Apr 24, 2011
Out of all Negro athletes in American history, I have always found heavyweight champion boxer Mike Tyson to be the most interesting. I would not say that I am exactly sympathetic towards Tyson’s personal struggles, but I appreciate his struggle as an urban hoodlum who was able to achieve (for better or for worse) exceptional notoriety. In the 2008 documentary Tyson directed by James Toback, Tyson gives a personal and intimate look at his turbulent life, as well as his notable boxing career. Jewish auteur James Toback has always had a glaringly odd obsession with Negro sexual potency (starting with his directorial debut Fingers) and urban thugs, so it is quite fitting that he would direct a documentary about convicted rapist Mike Tyson. While watching Tyson, it was apparent to me that James Toback was attempting present Tyson as a misunderstood individual whose reputation had been permanently blemished by unfair media portrayals, but I couldn’t help but notice that the boxer does a swell job incriminating himself in the documentary; saying things that would make most people suspect that he is a dangerous individual with an instable disposition. Of course, despite its failed attempt at presenting Mike Tyson in an angelic light, Tyson is a highly entertaining documentary worth anyone’s time. After all, one can't help but take interest in an individual who once stated, "I want to fight, fight, fight and destruct the world."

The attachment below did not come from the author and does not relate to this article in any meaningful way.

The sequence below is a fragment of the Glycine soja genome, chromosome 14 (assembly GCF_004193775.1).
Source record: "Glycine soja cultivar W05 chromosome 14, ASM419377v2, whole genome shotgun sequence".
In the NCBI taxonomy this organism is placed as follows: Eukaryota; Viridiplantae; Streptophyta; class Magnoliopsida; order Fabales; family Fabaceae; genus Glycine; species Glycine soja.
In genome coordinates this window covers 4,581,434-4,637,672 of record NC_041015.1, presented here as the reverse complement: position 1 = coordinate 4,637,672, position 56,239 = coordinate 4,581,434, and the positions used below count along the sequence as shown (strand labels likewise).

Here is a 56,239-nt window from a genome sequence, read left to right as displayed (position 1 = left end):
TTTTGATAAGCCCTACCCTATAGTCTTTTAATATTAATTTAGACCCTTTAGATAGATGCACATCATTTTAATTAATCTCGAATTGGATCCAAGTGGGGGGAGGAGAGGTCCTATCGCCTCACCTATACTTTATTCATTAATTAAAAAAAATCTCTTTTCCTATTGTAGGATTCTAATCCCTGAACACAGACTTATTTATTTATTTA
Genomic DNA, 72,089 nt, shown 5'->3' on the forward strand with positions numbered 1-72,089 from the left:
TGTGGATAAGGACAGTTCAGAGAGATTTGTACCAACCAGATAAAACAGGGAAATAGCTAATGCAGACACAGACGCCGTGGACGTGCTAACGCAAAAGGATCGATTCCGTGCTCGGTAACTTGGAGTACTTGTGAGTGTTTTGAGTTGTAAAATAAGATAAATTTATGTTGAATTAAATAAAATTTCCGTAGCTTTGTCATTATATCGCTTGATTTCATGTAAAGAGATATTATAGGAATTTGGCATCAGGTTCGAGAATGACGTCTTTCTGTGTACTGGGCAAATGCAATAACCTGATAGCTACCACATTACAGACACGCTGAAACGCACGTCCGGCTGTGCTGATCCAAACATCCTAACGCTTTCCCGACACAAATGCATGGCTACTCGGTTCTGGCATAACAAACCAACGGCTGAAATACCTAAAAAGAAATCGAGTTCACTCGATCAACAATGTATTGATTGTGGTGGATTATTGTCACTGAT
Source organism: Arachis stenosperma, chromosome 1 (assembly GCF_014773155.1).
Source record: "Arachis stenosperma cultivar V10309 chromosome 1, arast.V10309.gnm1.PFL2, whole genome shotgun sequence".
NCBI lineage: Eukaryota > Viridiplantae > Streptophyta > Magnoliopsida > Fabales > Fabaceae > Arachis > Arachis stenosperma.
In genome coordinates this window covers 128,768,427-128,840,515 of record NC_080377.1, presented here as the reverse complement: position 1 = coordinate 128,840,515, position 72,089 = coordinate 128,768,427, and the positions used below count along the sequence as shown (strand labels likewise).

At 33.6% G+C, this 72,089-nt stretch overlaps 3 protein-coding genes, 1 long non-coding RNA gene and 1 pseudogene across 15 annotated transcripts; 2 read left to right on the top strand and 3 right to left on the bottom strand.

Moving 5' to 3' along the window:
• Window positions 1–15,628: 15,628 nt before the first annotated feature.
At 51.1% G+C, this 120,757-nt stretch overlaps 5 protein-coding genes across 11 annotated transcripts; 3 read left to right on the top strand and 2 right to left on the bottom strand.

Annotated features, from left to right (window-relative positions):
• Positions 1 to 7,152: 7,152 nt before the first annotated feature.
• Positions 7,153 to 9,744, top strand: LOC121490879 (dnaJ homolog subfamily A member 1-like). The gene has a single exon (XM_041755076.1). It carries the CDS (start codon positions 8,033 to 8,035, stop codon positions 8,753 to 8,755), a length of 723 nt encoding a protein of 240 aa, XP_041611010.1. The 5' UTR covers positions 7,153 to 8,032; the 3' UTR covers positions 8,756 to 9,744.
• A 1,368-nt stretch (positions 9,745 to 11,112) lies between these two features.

Despite his blatant ambivalence towards whites in Tyson, Mike Tyson largely owes his success to Italian-American boxing manager and trainer Cus D’Amato; a man that provided the fatherless black youth with a father figure. In the documentary, Tyson admits that D’Amato trained him like a “slave” , thus conditioning the illiterate and impoverished boxer into the world heavyweight champion he would later become. When Cus D’Amato died in 1985 (the same year Tyson made his professional debut), Tyson was devastated. Many people have speculated that Tyson’s road to criminality and instability was a direct result of D’Amato’s death, despite the fact that Tyson starting committing crimes during early childhood. Still, it seems that D’Amato would have been able to at least control Tyson to a degree, as he was the man that “tamed the beast.” Although D’Amato speaks very lovingly of D’Amato, he does not hold back in admitting his utter contempt for former manager Don King. In Tyson, Tyson states in an agitated manner that he thought Don King was his “black brother” and that the eccentric white-afro-puff-sporting boxer manager would, “Kill his mother for a $1.00.” Tyson would later have his revenge against King (who swindled a lot of money out of the trusting boxer); beating him up at a hotel and eventually receiving around $20 million (which Tyson describes as a “small amount” of money) in court. While talking about his physical altercation with King in the documentary, Tyson mentions that “old decrepit white women” stared at him like he was a common thug, but this a minor offense when compared to Tyson’s verbal assault against a white spectator who yelled to the boxer that, “he needed to be put in a straight-jacket.” In response, Tyson elegantly retorted whilst grasping his crotch in a repellent animalistic manner, “"Put your mother in a straight-jacket you punk ass white boy. Come here and tell me that, I'll fuck you in your ass you punk white boy. You faggot. You can't touch me, you're not man enough. I'll eat your asshole alive, you bitch. C'mon anybody in here can't fuck with this. This is the ultimate, man. Fuck you, you ho. Come and say it to my face.... I'll fuck you in the ass in front of everybody. You bitch.... come on, you bitch. You're scared coward, you're not man enough to fuck with me. You can't last two minutes in my world, bitch. Look at you scared now, you ho.... scared like a little white pussy. Scared of the real man. I'll fuck you 'til you love me, faggot!" Although this incident is featured in Toback’s Tyson, many other controversial incidents are ignored in the documentary (after all, it is only 90 minutes in length). Despite the homoerotic overtones of his emotional tirade against the white heckler, Tyson said the following about his sex life, "I may like fornicating more than other people. It's just who I am. I sacrifice so much of my life, can I at least get laid? Know what I mean? I been robbed of most of my money, can I at least get a blow job?"